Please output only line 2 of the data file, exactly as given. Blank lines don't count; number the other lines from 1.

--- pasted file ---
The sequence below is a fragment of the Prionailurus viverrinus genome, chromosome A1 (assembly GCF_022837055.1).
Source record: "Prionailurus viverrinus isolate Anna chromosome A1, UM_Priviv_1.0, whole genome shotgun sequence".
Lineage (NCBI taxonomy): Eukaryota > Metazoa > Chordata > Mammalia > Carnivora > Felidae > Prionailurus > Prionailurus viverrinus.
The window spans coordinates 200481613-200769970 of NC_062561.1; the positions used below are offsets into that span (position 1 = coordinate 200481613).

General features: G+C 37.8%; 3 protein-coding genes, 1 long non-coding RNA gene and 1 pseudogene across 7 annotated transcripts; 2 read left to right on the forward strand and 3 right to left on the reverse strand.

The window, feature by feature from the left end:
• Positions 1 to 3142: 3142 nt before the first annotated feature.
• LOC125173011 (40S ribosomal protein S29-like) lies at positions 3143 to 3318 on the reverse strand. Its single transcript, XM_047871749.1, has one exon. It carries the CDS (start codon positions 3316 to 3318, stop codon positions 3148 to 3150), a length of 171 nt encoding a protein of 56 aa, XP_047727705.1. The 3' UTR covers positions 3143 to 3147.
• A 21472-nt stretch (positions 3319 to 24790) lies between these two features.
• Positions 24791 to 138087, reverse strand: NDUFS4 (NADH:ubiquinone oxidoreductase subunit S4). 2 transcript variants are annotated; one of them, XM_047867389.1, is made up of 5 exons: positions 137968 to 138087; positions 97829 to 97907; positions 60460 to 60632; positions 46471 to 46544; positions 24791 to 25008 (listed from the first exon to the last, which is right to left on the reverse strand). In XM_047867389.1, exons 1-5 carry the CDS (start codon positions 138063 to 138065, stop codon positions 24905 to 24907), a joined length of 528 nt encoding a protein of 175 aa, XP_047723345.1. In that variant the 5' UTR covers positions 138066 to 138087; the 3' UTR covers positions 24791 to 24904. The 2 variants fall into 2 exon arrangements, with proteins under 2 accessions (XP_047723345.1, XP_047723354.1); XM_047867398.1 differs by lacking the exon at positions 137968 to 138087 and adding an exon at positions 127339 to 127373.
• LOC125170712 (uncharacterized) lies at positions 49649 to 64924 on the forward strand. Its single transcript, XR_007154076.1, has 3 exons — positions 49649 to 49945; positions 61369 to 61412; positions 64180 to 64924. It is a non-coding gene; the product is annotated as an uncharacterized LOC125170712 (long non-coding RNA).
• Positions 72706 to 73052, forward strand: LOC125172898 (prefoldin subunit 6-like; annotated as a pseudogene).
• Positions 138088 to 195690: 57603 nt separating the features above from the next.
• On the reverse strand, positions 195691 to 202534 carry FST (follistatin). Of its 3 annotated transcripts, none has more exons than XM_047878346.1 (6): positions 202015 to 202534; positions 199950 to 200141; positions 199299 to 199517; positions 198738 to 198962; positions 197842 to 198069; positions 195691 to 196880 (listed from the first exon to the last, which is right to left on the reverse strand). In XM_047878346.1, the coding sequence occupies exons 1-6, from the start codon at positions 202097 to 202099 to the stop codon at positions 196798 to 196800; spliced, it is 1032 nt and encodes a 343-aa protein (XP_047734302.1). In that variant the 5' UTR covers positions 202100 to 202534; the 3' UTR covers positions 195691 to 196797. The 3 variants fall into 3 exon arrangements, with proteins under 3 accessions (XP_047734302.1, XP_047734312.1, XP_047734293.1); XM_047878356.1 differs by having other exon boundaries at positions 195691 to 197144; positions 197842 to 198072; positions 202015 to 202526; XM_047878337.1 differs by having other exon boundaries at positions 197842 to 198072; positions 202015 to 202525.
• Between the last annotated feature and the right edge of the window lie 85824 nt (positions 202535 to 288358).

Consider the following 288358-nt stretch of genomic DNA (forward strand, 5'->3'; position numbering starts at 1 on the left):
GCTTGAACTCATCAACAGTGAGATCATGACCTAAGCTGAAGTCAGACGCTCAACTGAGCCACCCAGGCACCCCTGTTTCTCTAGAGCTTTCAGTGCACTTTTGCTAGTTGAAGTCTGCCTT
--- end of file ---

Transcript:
Source record: "Prionailurus viverrinus isolate Anna chromosome A1, UM_Priviv_1.0, whole genome shotgun sequence".